2. Placed-in-service assets
The current guidance allows for two options when reporting on expirations of donor-imposed restrictions on gifts restricted for the construction or acquisition of long-lived assets. The first was to release the donor restrictions when the asset was placed-in-service. Alternatively, the donor restrictions could be released over the estimated useful life of the acquired asset. Absent explicit donor stipulations, organizations will now only use the placed-in-service approach for reporting expirations of donor-imposed restrictions on gifts of cash or other assets to be used to acquire or construct a long-lived asset. Under this method, once the related asset is placed-in-service, the net assets will be reclassified to net assets without donor restrictions. It is important to note that the nonprofit may have to reclassify amounts from net assets with donor restrictions to net assets without donor restrictions for any long-lived asset placed into service upon adopting the new guidance.
There is an exception to the placed-in-service requirement in the new guidance if a donor restriction extends past the point that an asset is placed-in-service. For example, if a donor specified a period of time that the asset must be used, the restriction would expire over that period of time.
Warren Averett note: Your organization may need to make a policy change if you used the useful lives approach.
3. Underwater endowments
When the original gift amount of an endowment or the amount required to be maintained by the donor (or by law) is more than the current fair value at the reporting date, it is considered an “underwater endowment.” The new ASU expands the guidance on the reporting of endowment funds and makes changes to the presentation of underwater donor-restricted endowments.
Current guidance requires accumulated losses or the underwater portion of endowments to be shown as a reduction of unrestricted net assets and to present the endowment at the amount required by the donor (or by law). The new guidance, however, will change this presentation and require that the accumulated losses, if any, be included with the related fund in net assets with donor restrictions.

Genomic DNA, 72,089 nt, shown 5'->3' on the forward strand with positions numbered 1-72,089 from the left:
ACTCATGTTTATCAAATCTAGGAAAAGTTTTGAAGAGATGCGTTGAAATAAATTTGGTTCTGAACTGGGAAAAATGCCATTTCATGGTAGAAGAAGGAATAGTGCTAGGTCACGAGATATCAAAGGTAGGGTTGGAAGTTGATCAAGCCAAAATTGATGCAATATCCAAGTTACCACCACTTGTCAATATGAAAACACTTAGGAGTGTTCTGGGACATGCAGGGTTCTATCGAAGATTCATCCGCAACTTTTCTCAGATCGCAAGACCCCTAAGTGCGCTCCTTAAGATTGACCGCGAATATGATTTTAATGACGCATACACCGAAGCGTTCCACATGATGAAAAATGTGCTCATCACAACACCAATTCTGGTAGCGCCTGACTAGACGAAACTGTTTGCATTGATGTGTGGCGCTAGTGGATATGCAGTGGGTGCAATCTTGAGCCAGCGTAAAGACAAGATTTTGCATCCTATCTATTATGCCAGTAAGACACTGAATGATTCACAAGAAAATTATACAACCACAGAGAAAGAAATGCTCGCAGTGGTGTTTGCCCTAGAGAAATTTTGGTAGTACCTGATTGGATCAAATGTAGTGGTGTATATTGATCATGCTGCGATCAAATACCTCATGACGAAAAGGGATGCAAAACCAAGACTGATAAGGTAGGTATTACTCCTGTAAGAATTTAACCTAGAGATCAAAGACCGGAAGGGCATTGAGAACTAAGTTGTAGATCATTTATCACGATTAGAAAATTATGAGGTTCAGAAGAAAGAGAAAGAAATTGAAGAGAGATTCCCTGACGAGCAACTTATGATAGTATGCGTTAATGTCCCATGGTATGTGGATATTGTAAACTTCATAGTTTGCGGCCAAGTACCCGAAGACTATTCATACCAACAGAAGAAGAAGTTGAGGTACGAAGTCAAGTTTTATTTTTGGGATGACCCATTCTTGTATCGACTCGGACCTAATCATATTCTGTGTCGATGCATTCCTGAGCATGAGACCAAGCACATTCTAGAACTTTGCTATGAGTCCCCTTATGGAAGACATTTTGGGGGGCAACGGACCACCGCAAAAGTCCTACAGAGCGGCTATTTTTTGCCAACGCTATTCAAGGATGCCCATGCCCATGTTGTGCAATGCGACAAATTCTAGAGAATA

In addition, for each underwater endowment that your organization has, the following information must be disclosed:
- The governing board’s interpretation of the state Uniform Prudent Management of Institutional Funds Act of 2006 (UPMIFA) law as to its ability to spend from underwater endowments;
- The organization’s policy on the appropriation of underwater endowment funds;
- Aggregate amounts for the fair value of underwater endowment funds;
- Aggregate original endowment funds; and
- The amount by which the funds are underwater.
Warren Averett note: If your organization does not have a written policy regarding spending from underwater endowments, now is a good time to develop and implement one.
4. Transparency and utility of liquidity
New and expansive disclosures will now be required relating to the liquidity and availability of resources of your organization. More specifically, this relates to how your organization will meet its cash requirements for the next full year of operations, both qualitatively and quantitatively. The new disclosures are intended to provide more useful information.
- Qualitative disclosures
Nonprofits are required to disclose information that is useful in evaluating the liquidity of resources or the maturity of assets and liabilities, including how they manage liquid resources to meet the cash needs for general expenditures within one year of the date of the statement of financial position.
- Quantitative disclosures